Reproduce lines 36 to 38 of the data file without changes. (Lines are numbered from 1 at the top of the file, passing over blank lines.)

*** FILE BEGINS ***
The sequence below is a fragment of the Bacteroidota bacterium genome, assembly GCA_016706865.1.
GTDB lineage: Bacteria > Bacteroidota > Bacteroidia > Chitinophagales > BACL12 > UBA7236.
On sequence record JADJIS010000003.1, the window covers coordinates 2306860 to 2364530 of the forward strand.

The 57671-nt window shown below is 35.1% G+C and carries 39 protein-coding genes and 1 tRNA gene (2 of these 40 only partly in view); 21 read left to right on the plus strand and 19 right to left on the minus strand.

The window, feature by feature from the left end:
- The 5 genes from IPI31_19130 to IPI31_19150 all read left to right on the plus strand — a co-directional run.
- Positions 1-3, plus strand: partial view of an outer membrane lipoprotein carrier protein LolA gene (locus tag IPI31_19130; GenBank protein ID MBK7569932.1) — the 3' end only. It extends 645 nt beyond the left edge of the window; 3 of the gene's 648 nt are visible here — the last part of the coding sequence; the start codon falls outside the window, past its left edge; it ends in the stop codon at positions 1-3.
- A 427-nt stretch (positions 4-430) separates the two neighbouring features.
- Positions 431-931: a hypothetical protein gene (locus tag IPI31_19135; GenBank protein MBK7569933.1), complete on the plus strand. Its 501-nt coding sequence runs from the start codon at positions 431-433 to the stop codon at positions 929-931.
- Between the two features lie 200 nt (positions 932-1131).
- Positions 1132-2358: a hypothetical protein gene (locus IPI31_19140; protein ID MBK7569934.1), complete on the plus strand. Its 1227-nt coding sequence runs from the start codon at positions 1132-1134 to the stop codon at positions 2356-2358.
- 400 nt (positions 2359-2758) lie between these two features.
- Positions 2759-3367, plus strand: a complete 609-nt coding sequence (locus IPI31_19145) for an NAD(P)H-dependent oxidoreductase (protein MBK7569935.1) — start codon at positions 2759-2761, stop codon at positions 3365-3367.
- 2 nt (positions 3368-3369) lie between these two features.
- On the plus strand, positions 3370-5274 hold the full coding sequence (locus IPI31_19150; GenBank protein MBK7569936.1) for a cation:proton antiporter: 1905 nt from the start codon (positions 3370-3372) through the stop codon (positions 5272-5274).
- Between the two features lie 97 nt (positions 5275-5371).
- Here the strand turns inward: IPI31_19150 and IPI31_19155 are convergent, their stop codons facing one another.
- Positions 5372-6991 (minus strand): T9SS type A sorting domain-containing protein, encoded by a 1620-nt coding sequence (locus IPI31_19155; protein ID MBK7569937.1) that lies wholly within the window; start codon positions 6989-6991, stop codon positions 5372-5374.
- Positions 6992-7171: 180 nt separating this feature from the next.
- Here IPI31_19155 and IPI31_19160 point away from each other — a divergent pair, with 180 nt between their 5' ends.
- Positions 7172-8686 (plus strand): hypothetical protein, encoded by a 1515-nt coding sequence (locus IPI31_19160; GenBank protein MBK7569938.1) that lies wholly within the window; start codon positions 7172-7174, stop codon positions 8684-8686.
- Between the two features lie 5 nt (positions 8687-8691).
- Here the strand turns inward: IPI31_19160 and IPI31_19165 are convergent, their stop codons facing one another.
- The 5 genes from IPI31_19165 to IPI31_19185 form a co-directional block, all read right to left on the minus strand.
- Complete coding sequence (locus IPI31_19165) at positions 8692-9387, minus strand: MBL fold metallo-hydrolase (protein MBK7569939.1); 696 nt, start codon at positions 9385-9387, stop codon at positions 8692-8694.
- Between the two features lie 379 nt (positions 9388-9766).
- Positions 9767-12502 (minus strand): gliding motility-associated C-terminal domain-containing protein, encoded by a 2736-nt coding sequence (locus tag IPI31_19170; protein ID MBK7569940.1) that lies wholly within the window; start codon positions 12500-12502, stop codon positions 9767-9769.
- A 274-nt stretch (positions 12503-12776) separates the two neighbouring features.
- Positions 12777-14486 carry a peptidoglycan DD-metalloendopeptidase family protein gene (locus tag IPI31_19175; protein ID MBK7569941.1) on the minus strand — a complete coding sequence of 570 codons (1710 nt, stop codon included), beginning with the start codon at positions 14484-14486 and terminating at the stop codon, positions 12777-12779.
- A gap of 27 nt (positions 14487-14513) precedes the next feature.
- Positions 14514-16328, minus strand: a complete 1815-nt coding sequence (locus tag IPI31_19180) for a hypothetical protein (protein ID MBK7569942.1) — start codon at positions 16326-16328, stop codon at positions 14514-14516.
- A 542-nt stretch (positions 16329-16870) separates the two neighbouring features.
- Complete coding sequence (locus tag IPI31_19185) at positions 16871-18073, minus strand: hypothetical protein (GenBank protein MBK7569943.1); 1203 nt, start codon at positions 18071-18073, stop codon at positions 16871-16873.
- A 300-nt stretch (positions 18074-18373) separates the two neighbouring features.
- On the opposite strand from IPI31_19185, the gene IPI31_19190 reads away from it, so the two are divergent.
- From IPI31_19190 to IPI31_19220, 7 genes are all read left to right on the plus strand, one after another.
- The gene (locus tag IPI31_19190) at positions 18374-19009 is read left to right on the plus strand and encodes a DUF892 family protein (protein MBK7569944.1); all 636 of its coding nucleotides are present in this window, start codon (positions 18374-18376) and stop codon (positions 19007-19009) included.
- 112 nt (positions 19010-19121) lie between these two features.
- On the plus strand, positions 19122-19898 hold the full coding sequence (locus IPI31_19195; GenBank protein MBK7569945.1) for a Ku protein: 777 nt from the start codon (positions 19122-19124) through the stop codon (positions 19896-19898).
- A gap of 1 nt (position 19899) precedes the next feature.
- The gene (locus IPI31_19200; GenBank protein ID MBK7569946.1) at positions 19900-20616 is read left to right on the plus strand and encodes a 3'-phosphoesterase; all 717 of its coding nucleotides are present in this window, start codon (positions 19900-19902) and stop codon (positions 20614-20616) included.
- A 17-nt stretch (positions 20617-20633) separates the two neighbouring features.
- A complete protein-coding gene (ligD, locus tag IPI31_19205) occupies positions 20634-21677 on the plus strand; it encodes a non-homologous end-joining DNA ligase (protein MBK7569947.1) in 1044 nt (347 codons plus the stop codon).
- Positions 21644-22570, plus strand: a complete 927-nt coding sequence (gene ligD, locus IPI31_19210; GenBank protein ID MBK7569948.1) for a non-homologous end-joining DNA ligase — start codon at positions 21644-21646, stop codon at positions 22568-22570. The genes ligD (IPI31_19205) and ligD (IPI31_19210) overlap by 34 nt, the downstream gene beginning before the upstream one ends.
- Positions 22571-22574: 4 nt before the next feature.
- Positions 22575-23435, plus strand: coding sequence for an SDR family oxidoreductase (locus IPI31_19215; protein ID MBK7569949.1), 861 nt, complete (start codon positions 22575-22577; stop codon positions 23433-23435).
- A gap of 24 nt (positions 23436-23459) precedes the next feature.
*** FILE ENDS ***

- From IPI31_19190 to IPI31_19220, 7 genes are all read left to right on the plus strand, one after another.
- The gene (locus tag IPI31_19190) at positions 18374-19009 is read left to right on the plus strand and encodes a DUF892 family protein (protein MBK7569944.1); all 636 of its coding nucleotides are present in this window, start codon (positions 18374-18376) and stop codon (positions 19007-19009) included.
- 112 nt (positions 19010-19121) lie between these two features.